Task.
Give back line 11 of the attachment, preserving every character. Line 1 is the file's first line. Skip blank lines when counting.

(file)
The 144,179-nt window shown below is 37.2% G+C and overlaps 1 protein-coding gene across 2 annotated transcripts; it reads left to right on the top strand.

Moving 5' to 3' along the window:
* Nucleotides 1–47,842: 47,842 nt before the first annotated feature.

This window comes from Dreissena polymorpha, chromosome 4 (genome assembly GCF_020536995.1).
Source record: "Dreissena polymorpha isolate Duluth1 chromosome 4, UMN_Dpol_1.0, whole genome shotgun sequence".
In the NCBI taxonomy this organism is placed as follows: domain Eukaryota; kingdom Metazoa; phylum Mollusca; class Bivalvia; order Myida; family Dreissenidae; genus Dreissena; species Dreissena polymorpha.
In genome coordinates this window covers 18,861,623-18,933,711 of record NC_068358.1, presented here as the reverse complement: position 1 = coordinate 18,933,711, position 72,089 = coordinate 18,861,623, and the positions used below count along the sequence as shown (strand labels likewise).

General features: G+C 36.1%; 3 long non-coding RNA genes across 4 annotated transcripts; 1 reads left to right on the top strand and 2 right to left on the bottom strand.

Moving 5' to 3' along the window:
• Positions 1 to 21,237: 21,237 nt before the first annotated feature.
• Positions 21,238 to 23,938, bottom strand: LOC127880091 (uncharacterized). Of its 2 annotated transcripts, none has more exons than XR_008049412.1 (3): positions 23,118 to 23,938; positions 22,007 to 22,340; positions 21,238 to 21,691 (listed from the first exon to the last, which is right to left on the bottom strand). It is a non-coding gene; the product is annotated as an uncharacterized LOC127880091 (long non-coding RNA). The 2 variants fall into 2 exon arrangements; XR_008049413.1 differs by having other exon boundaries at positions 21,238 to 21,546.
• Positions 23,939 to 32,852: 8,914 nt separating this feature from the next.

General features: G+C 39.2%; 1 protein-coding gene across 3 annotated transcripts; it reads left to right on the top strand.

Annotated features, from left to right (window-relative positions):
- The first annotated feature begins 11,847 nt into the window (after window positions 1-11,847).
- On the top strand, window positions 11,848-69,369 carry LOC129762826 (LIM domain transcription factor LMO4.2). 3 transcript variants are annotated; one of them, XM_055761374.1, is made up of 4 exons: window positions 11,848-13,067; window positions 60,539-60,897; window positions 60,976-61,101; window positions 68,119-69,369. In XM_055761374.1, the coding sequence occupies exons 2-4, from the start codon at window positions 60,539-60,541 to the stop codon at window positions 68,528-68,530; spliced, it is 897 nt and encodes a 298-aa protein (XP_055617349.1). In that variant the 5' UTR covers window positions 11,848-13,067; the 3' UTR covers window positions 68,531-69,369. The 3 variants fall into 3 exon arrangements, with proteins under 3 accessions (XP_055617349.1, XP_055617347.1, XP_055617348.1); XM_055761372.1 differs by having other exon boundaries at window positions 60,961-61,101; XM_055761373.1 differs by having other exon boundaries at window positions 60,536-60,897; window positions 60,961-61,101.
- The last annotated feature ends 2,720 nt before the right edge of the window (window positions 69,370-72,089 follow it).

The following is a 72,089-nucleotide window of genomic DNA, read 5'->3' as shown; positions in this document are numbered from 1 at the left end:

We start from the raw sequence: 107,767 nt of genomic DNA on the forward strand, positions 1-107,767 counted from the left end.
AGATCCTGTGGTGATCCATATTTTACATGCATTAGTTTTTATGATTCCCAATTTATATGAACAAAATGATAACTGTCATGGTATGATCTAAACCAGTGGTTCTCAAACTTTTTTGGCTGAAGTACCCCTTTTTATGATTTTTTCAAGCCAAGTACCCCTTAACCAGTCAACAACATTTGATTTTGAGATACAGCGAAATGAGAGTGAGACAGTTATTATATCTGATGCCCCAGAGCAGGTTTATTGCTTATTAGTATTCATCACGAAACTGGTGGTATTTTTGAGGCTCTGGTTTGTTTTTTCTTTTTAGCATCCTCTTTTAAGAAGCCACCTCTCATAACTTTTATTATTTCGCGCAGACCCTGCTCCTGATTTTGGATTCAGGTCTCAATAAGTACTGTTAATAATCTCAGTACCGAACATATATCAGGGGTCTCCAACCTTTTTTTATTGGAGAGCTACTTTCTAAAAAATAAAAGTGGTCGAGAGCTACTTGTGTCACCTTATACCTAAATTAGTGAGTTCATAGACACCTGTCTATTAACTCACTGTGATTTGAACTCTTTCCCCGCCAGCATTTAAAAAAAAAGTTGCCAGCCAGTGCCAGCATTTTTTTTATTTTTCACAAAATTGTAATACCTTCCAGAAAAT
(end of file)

• Positions 21,238 to 23,938, bottom strand: LOC127880091 (uncharacterized). Of its 2 annotated transcripts, none has more exons than XR_008049412.1 (3): positions 23,118 to 23,938; positions 22,007 to 22,340; positions 21,238 to 21,691 (listed from the first exon to the last, which is right to left on the bottom strand). It is a non-coding gene; the product is annotated as an uncharacterized LOC127880091 (long non-coding RNA). The 2 variants fall into 2 exon arrangements; XR_008049413.1 differs by having other exon boundaries at positions 21,238 to 21,546.